In 2011, the Australian Human Rights Commission, which reports directly to the Australian Attorney General, published a scathing report on the Government’s treatment of detainees at Villawood. DIAC continues to ignore these recommendations (HRC report; DIAC response

      Pictures are not allowed in Villawood — and for good reason. If the Australian public were to see the facilities and the faces of those in detention, the tide of public sympathy might shift. As the SBS series, “Go Back To Where You Came From,” poignantly illustrated, refugees in Australia are men, women, and children are fleeing war, torture, rape, and certain death. According to various human rights groups, including Amnesty International, imposing a penalty on a refugee for unlawful entry or presence in a country party to the Refugee Convention, such as Australia, is illegal.

      Detention is not prison. After all, in prison you have some idea of how long you will serve your sentence and when you’ll be released. You also know why you’ve been sentenced. There are many legally recognized refugees that have been assigned adverse security assessments by ASIO (the Australian Security Intelligence Organization) that are now serving time in immigration detention centers — indefinitely. These refugees cannot return to their countries of origin due to their well-founded fear of persecution, but have not been released to community detention. Therefore at present, they are indefinitely detained in immigration detention centers. What’s particularly important to note is that these legally recognized refugees have not been given any reasons for the adverse security assessments and are unable to effectively challenge their ASIO assessments. (ASIO can withhold all relevant documents on grounds of national security).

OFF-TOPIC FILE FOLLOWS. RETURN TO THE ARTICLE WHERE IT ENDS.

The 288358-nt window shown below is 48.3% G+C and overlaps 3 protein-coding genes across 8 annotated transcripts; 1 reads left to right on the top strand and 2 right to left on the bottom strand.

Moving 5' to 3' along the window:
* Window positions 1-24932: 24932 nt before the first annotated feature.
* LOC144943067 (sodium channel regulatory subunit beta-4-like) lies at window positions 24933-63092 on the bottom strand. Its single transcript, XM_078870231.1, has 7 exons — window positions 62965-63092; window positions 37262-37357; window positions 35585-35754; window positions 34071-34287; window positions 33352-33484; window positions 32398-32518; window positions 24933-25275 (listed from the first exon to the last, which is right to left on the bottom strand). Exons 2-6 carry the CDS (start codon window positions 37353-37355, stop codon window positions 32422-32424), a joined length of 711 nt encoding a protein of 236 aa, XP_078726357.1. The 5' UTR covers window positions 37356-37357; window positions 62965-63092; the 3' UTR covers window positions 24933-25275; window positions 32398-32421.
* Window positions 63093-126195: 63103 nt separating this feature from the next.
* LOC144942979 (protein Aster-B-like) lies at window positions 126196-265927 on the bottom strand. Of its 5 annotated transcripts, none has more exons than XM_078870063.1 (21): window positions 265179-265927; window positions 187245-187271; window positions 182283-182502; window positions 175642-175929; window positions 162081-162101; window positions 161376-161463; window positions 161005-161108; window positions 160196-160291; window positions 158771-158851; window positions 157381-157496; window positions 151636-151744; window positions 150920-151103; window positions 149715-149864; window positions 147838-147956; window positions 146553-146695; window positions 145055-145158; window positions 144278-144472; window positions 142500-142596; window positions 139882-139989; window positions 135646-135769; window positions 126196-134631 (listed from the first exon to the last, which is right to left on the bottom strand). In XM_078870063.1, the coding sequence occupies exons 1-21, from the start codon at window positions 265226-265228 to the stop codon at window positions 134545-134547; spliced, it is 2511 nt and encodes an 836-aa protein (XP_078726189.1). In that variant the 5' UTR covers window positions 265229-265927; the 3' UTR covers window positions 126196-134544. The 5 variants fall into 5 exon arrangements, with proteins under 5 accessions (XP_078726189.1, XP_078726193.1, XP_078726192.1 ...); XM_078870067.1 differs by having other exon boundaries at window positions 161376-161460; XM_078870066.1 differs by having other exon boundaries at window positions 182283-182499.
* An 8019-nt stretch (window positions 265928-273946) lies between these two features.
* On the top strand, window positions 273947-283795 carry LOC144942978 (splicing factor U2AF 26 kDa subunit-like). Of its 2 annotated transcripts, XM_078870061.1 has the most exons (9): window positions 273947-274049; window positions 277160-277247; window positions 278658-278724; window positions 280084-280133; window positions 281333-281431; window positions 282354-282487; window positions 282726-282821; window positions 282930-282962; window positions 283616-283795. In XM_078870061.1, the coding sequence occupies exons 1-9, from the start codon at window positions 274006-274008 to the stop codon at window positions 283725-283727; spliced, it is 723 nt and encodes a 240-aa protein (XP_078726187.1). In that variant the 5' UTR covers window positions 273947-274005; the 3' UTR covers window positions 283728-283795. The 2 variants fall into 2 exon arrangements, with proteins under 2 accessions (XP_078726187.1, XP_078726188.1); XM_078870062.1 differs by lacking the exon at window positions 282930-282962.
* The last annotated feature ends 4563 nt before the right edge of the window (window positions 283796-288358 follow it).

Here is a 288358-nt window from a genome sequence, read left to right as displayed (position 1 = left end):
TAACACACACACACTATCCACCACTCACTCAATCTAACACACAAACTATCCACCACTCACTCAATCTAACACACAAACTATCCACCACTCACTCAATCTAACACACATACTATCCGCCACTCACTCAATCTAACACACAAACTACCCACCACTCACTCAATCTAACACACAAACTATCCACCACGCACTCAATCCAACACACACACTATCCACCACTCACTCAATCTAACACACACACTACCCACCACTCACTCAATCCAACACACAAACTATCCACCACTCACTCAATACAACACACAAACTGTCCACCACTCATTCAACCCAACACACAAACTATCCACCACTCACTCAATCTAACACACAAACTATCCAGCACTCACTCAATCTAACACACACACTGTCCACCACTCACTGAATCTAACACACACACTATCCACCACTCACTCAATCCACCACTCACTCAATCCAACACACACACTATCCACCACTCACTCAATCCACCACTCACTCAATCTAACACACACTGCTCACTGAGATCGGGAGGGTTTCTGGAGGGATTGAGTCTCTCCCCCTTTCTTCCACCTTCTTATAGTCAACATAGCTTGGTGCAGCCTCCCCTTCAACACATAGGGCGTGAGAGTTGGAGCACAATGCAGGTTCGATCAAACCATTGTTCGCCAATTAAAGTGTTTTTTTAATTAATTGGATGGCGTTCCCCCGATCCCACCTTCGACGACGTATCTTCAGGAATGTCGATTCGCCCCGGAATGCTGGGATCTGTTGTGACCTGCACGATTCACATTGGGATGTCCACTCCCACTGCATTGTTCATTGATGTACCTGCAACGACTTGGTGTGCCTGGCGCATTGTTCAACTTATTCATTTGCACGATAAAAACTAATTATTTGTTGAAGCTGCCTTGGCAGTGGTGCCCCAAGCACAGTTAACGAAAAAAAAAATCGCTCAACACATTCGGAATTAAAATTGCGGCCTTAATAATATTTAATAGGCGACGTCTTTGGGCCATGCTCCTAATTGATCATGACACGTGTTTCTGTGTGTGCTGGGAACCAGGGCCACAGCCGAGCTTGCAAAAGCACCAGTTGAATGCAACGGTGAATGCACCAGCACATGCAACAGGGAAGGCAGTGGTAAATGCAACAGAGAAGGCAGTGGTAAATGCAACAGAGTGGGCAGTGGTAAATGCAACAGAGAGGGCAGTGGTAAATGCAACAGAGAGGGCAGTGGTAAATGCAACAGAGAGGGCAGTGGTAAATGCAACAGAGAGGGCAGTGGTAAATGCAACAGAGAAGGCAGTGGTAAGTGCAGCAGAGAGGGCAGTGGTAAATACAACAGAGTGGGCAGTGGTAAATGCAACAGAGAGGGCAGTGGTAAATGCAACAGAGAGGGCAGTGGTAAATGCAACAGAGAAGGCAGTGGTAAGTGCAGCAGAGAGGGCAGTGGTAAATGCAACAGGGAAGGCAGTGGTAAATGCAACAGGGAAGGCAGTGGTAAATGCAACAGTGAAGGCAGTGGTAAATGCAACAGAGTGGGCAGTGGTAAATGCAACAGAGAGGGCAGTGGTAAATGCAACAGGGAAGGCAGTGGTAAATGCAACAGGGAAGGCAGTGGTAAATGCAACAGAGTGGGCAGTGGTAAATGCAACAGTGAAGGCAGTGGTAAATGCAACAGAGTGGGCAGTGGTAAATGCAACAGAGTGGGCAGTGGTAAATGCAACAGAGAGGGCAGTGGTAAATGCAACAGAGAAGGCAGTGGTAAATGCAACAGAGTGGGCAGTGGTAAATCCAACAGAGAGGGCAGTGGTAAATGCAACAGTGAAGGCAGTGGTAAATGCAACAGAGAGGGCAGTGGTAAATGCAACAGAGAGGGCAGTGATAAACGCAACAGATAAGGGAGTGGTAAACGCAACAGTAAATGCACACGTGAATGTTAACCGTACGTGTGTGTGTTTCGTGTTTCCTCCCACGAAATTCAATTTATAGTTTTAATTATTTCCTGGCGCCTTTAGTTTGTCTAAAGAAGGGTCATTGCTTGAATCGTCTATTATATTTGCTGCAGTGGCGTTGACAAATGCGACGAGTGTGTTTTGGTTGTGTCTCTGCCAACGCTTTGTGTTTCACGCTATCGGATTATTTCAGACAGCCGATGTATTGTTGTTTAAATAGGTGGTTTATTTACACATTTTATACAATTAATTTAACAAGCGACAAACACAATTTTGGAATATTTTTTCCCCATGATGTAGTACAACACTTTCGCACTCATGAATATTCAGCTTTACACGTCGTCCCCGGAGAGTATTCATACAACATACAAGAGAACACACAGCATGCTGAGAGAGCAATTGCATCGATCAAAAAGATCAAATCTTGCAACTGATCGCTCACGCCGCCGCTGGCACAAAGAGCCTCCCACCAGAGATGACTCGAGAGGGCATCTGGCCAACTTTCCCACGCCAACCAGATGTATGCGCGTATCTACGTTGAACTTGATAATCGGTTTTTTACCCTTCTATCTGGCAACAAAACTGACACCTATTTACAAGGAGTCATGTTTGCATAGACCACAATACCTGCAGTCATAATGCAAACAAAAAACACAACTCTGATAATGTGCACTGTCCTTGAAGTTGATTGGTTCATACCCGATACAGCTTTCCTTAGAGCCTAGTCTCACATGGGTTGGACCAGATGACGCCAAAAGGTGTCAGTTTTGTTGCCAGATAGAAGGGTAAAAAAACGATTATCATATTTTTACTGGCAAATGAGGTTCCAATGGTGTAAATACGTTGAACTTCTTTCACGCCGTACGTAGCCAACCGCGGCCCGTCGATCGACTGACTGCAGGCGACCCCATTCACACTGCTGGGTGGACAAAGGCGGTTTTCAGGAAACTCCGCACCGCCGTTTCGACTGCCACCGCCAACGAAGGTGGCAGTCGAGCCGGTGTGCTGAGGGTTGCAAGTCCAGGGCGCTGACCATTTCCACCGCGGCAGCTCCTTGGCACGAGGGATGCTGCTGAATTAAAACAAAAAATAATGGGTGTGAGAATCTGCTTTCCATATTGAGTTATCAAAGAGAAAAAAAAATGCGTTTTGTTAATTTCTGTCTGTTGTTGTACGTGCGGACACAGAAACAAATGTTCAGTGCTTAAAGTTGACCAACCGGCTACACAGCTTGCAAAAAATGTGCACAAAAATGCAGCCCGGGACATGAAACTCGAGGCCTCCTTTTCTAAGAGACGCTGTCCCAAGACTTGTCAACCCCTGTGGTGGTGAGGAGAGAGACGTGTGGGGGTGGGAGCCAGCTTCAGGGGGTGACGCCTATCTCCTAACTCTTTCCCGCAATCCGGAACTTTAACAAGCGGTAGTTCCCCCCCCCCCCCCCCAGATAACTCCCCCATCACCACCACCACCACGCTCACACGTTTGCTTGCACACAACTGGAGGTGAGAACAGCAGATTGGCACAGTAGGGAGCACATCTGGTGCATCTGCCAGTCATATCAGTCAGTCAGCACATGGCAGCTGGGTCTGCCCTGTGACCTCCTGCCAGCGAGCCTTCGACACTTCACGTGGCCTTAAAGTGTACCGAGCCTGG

The men and women in Villawood are not privy to the same sort of information that convicted criminals would receive from the Government. They will wait indefinitely, often without any idea why.

  2. lyn clark says:

    The refugees who have been in detention centres for long periods of time are appealing the decision of our Government. When rejected, they appeal again. Their lawyers are paid for by us. So, get the real story. Don’t keep writing these tear jerking articles.

    • Natalie Incledon says: